Pediatric Extracorporeal Shock Wave Lithotripsy (ESWL)
At Children’s Health, we have has our own ESWL machine in our hospital so your child will receive care from pediatric providers who specialize in treating children. For example, our pediatric anesthesiologists are experts in working with children of all sizes, from 3-pound babies to nearly grown teenagers. Other hospitals send their patients to facilities that treat adults and children.
What is Pediatric Extracorporeal Shock Wave Lithotripsy (ESWL)?
Extracorporeal Shock Wave Lithotripsy (ESWL) is a noninvasive treatment for kidney stones. The goal of ESWL is to shatter your child’s kidney stone into fine pieces of sand. A machine (called a lithotripter) sends a series of shock waves through your child’s skin and into the kidney to break their kidney stones into tiny pieces the size of grains of sand. Your child’s doctor uses an X-ray to aim the waves directly at the stones.
The goal after the ESWL treatment is that your child will pass the stone sand out of their body through their urine. Lots of hydration will help the sand pass. However, sometimes the sand remains in their body. If the sand stays inside long enough, the same issues that caused the kidney stone to form in the first place can cause a new stone to form from the pieces of sand. That’s why an essential part of our care is to work with you and your child to help prevent future stones from forming.
The comprehensive pediatric stone center at Children's Health℠ brings together all the providers your child may need at the same visit. If needed, this can include nephrologists, urologists, dietitians and social workers. We are passionate about taking care of your child and treating their kidney stones, relieving pain and understanding what causes kidney stones.
What are the benefits of Pediatric ESWL?
- Noninvasive: Extracorporeal means outside the body – so, no scopes or surgical tools go inside your child’s body during ESWL. This treatment is different from other procedures for treating kidney stones, that either go inside through the urinary tract or need a skin cut to enter the kidney. There are no incisions with ESWL.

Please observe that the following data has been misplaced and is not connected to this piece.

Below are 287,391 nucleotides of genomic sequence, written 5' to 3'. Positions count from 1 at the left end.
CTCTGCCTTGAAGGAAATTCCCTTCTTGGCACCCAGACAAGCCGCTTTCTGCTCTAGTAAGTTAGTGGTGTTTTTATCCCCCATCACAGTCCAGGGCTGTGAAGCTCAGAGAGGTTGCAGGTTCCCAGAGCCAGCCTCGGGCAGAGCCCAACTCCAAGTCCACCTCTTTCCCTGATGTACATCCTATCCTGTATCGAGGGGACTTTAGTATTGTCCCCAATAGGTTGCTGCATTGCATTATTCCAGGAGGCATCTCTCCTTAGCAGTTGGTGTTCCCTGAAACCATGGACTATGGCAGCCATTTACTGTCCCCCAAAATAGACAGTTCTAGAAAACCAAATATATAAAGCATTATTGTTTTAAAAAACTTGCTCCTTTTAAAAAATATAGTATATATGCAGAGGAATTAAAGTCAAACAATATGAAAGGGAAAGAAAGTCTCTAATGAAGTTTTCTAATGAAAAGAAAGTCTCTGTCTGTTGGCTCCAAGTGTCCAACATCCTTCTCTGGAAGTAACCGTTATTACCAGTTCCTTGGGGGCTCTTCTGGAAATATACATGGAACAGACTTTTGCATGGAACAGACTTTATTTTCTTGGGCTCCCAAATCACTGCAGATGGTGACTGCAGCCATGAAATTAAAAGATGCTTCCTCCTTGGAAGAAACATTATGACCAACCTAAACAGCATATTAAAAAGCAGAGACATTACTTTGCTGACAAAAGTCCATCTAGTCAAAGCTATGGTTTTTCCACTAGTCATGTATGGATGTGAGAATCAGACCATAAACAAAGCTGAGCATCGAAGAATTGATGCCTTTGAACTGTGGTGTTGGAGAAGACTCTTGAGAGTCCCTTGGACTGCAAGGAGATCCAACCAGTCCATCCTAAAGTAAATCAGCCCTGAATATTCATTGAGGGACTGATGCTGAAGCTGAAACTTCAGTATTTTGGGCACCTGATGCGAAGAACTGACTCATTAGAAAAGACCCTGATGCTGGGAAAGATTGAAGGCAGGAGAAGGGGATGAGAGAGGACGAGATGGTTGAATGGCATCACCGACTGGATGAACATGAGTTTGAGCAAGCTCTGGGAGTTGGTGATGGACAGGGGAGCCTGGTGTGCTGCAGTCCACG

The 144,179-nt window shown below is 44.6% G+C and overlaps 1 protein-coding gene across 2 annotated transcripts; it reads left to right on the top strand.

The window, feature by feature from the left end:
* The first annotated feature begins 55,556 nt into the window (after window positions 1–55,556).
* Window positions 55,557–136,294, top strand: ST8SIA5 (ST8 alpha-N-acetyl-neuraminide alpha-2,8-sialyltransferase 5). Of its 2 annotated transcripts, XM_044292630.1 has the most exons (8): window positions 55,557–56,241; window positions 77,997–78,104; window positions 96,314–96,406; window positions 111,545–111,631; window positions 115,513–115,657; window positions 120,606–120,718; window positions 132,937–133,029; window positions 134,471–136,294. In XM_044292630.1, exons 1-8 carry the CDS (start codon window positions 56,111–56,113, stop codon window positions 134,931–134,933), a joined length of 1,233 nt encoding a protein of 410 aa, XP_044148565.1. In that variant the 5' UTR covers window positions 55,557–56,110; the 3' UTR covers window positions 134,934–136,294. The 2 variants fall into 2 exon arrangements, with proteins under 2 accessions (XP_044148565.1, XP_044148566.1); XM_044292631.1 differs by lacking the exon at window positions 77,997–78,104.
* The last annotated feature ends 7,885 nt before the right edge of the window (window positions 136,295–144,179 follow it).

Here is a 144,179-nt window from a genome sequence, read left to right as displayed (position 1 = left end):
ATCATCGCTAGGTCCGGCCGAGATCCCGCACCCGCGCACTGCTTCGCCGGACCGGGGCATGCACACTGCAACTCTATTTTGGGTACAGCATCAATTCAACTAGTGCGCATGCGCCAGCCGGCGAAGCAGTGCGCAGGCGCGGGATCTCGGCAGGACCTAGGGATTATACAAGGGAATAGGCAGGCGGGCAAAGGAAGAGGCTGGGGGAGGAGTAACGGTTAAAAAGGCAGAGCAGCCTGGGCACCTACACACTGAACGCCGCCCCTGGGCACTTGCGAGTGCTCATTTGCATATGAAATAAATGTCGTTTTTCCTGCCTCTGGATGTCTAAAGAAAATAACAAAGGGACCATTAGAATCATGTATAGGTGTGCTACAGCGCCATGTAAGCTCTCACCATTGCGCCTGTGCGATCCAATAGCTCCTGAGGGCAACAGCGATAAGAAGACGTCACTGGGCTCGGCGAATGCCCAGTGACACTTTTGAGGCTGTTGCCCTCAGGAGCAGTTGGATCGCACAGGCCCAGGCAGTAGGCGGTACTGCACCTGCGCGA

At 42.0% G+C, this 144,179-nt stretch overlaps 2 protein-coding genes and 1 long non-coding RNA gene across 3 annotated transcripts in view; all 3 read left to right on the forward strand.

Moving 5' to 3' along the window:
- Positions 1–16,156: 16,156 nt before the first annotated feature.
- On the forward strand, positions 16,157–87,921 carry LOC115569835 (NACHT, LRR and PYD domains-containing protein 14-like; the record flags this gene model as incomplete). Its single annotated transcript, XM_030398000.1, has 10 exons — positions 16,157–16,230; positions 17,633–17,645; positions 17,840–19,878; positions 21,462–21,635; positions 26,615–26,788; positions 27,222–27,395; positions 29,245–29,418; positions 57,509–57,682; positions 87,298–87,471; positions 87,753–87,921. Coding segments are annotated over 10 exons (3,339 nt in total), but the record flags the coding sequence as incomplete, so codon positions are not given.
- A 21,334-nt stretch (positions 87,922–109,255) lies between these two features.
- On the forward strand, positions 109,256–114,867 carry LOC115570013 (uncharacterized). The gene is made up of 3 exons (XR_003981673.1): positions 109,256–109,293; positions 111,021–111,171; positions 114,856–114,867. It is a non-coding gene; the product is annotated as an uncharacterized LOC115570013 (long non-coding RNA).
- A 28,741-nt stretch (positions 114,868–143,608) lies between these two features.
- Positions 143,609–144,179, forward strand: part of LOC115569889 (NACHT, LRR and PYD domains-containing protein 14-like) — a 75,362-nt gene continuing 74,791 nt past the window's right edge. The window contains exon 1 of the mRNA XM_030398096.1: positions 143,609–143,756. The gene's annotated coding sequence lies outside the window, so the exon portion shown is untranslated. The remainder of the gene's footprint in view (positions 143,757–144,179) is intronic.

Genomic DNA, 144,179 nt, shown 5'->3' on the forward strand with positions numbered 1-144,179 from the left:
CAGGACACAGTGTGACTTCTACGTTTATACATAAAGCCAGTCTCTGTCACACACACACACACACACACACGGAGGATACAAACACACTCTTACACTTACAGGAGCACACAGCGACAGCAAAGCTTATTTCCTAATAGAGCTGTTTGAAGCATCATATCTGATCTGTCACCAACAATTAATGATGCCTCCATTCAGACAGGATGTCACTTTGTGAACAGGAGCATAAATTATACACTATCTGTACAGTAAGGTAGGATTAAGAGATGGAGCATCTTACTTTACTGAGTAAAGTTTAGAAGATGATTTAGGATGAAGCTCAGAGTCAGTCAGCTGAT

- Not very painful: Your child will be under anesthesia, so they won’t feel any discomfort.
- Very effective: ESWL can significantly clear your child’s kidney stones about 85% of the time.
- An outpatient procedure: Your child can go home the same day.
Because there are no surgical tools or scopes being inserted into the child’s body, ESWL can treat even the smallest babies. Other procedures to treat kidney stones are difficult in children under age 8 because the surgical equipment isn’t small enough.
What are the side effects of Pediatric ESWL?
ESWL is very safe. A common side effect is a red mark about the size of a quarter where the shock waves entered the body. This mark clears up in a few days. It is expected that there will be blood in the urine. Your child may also have some discomfort after the procedure. Often, over-the-counter pain relievers (such as ibuprofen or acetaminophen) can manage their discomfort.
What are the risks of Pediatric ESWL?
ESWL usually goes very well with very few risks. As with any procedure, there is always the potential for complications. While it is common to see blood in the urine, rarely, the bleeding may build up around the outside of the kidney. Usually, the body reabsorbs the blood.
On extremely rare occasions, significant complications can occur, such as:
- Bleeding causing pressure on the kidney: Too much bleeding can compress your child’s kidney with high blood pressure or damage to the kidney.
- Blockage of kidney: If your child had a lot of stone broken down, the sand fragments may try to exit the body all at once. Too many fragments at one time can create a blockage in the ureter (the tube that carries urine from the kidney to the bladder).
- Infection: If a urine infection develops behind a blockage caused by the stone, the infection might spread into the bloodstream.
Sometimes, your child needs an additional procedure to relieve bleeding, a blockage or an infection. Fortunately, these are quite rare and ESWL is very safe.